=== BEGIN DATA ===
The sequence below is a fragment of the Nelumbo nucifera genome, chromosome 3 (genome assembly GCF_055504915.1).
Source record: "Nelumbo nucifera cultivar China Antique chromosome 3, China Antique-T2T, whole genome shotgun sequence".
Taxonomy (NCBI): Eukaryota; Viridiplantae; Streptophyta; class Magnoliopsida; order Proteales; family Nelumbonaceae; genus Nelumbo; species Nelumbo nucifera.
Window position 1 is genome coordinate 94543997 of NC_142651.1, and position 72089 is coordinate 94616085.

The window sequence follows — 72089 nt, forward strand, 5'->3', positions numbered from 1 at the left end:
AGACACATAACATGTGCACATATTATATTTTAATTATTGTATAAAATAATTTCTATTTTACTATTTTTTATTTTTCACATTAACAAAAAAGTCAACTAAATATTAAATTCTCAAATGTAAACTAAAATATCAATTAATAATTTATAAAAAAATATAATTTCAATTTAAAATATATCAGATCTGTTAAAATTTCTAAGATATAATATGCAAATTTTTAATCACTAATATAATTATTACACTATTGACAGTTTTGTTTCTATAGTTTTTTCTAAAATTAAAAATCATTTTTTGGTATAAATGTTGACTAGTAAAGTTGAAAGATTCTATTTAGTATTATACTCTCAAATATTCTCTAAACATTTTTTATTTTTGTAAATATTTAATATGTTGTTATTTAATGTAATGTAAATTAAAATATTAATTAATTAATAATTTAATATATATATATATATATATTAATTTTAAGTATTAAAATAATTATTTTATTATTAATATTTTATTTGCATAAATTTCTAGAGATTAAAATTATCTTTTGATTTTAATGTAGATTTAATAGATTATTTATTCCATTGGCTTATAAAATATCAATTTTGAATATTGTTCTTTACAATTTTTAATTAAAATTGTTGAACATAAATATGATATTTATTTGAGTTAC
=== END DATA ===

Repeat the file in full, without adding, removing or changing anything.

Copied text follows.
The sequence below is a fragment of the Nelumbo nucifera genome, chromosome 3 (genome assembly GCF_055504915.1).
Source record: "Nelumbo nucifera cultivar China Antique chromosome 3, China Antique-T2T, whole genome shotgun sequence".
Taxonomy (NCBI): Eukaryota; Viridiplantae; Streptophyta; class Magnoliopsida; order Proteales; family Nelumbonaceae; genus Nelumbo; species Nelumbo nucifera.
Window position 1 is genome coordinate 94543997 of NC_142651.1, and position 72089 is coordinate 94616085.

The window sequence follows — 72089 nt, forward strand, 5'->3', positions numbered from 1 at the left end:
AGACACATAACATGTGCACATATTATATTTTAATTATTGTATAAAATAATTTCTATTTTACTATTTTTTATTTTTCACATTAACAAAAAAGTCAACTAAATATTAAATTCTCAAATGTAAACTAAAATATCAATTAATAATTTATAAAAAAATATAATTTCAATTTAAAATATATCAGATCTGTTAAAATTTCTAAGATATAATATGCAAATTTTTAATCACTAATATAATTATTACACTATTGACAGTTTTGTTTCTATAGTTTTTTCTAAAATTAAAAATCATTTTTTGGTATAAATGTTGACTAGTAAAGTTGAAAGATTCTATTTAGTATTATACTCTCAAATATTCTCTAAACATTTTTTATTTTTGTAAATATTTAATATGTTGTTATTTAATGTAATGTAAATTAAAATATTAATTAATTAATAATTTAATATATATATATATATATATTAATTTTAAGTATTAAAATAATTATTTTATTATTAATATTTTATTTGCATAAATTTCTAGAGATTAAAATTATCTTTTGATTTTAATGTAGATTTAATAGATTATTTATTCCATTGGCTTATAAAATATCAATTTTGAATATTGTTCTTTACAATTTTTAATTAAAATTGTTGAACATAAATATGATATTTATTTGAGTTAC